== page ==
Renaissance Hotels announced the opening of the new Renaissance Cincinnati Downtown Hotel, located in the city's historic Bartlett Building.
Renaissance Hotels is a lifestyle brand within Marriott International's global portfolio of 18 brands. With its proud motto of "Live Life to Discover®," Renaissance Hotels offers today's lifestyle business traveler a unique guest experience woven through design, service and unique programming.
Built in 1901 and designed by famed Chicago architect Daniel Burnham, the 18-story Bartlett Building was Cincinnati's tallest for 12 years and the tallest building in Ohio for three years. Also known as the Union Trust Building, the structure is on the U.S. National Register of Historic Places. It had been vacant since 2010 before its restoration to the new Cincinnati luxury hotel.
"Renaissance Hotels is known for embracing the spirit of each destination through design, service and unique amenities, making our new hotel a great destination for travelers visiting Cincinnati," said Keoni Christensen, general manager of the hotel. "We want to create an experience that invites our guests to discover the very best of Cincinnati, from its vibrant arts scene to the very best in local entertainment and culinary adventures."
Following a $50 million renovation, the Renaissance now features 323 hotel rooms including 40 executive hotel suites in downtown Cincinnati, complemented by upscale amenities, contemporary styling and stunning views of downtown. The hotel underwent an extensive renovation from its origins as a historic office building to a modern, full service hotel.
D. Burnham's, a destination restaurant named for the building's architect, is open for breakfast, lunch and dinner headed by award-winning Chef Harvey Germain, featuring modern American cuisine made with the finest natural, fresh, local ingredients combined and prepared in exciting ways.
The Renaissance Cincinnati Downtown will also host live entertainment and events regularly as part of Renaissance Hotels' events program, which was created to provide hotel guests and local patrons with an up close and personal look into local culinary arts, music, design and more.
The hotel is within walking distance of downtown Cincinnati's major Fortune 500 firms such as Procter & Gamble, Fifth Third Bank, Great American Insurance and Kroger, as well as international data company dunnhumby. It also is conveniently located a block from the heart of the city, Fountain Square, and is near Paul Brown Stadium and Great American Ball Park. It is 15 minutes away from the Greater Cincinnati-Northern Kentucky International Airport, ten minutes from the University of Cincinnati and Xavier University and 15 minutes from Northern Kentucky University.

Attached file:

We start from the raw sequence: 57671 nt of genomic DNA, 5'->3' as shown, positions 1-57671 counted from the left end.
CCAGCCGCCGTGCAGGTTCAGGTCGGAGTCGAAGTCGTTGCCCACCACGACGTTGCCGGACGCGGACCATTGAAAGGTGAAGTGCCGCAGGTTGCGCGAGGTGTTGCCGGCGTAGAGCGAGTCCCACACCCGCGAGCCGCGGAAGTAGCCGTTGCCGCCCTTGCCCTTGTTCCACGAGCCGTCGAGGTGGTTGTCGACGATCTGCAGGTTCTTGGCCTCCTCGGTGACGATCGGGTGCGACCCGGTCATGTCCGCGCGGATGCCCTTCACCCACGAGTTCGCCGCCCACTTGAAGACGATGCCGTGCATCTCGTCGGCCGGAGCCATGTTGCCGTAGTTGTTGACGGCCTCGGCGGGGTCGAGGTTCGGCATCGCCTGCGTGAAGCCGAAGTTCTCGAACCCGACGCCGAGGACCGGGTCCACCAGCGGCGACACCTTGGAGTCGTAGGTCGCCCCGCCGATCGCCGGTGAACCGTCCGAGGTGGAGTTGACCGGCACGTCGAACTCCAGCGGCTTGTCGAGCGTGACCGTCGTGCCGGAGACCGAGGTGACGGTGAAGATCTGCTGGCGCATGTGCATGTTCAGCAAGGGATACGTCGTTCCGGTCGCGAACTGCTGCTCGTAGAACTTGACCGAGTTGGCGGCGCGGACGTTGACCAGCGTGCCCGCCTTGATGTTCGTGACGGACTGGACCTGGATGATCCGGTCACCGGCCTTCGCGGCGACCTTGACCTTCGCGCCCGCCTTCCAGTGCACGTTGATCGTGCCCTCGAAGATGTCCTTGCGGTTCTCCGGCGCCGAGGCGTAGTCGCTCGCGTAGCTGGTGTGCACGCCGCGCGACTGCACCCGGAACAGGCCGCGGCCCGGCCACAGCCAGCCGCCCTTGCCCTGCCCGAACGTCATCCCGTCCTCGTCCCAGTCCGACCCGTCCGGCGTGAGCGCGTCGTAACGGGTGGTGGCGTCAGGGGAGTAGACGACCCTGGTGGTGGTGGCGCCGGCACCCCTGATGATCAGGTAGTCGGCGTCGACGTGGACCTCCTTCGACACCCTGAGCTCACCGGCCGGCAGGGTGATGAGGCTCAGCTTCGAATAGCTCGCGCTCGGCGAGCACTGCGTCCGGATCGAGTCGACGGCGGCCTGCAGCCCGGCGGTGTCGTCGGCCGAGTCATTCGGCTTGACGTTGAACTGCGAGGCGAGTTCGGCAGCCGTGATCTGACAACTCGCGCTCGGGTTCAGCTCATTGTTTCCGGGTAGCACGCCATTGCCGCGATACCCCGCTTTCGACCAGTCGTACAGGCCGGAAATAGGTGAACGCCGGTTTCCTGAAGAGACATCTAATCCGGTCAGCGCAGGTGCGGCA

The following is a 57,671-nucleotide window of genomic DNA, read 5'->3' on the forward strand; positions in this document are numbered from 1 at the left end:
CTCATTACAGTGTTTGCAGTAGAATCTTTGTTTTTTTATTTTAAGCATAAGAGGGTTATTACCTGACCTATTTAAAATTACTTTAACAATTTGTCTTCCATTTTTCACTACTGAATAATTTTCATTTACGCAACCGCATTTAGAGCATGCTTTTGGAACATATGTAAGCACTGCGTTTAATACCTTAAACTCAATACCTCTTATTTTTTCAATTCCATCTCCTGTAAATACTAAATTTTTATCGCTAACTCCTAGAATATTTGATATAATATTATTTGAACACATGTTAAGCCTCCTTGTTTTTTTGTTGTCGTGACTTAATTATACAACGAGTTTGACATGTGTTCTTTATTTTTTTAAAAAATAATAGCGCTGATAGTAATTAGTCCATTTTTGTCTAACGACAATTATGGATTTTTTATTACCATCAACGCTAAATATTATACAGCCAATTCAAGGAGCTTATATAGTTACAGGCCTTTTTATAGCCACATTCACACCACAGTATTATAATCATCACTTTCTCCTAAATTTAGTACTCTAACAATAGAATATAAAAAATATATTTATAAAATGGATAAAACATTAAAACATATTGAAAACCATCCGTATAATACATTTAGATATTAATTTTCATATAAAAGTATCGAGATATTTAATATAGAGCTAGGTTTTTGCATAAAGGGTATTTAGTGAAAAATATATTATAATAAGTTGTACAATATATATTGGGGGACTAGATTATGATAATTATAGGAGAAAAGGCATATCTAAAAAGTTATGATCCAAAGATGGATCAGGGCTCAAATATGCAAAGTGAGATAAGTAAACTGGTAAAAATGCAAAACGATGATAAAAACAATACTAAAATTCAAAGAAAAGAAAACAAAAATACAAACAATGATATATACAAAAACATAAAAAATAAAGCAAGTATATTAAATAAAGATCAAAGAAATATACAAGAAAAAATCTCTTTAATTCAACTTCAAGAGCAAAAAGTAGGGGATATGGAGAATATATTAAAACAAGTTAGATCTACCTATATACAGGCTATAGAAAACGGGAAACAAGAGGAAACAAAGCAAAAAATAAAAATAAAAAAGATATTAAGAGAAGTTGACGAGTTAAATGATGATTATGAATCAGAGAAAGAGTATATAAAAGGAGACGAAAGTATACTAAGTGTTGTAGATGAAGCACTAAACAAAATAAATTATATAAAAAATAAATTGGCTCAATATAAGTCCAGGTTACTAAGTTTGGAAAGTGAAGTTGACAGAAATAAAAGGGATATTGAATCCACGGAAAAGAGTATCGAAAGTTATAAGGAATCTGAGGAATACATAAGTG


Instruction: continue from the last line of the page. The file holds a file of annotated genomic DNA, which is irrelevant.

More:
Renaissance Hotels is designed around making business travel fun again and helping its guests to discover unexpected surprises with every stay, whether it's listening to live music in the lobbies, taking in a pop-up art exhibit or simply enjoying handcrafted cocktails and locally inspired foods. It is a sophisticated hotel brand whose mission is to encourage today's modern business traveler to Live Life to Discover®, and make every business trip an opportunity to experience a new story that can be shared. Check out the full line up of Renaissance Hotels events planned throughout the year at all hotels including local art, culinary, film and more by visiting renhotels.com/events or facebook.com/renhotels.
The Renaissance Cincinnati Downtown Hotel offers 323 guest rooms including 40 suites poised among the vibrant epicenter of downtown Cincinnati. Guests find themselves just minutes from popular attractions such as the Contemporary Arts Center, the Cincinnati Zoo, and Fountain Square, and within three blocks of more than 65 restaurants and entertainment venues. The R Lounge and D. Burnham restaurant offer a host of innovative flavors and culinary specialties onsite, while the hotel's 14,380 square feet of meeting and event space blends the latest touches with stately elegance, including a ballroom space designed by famed architect David Burnham at the turn of the 20th century.
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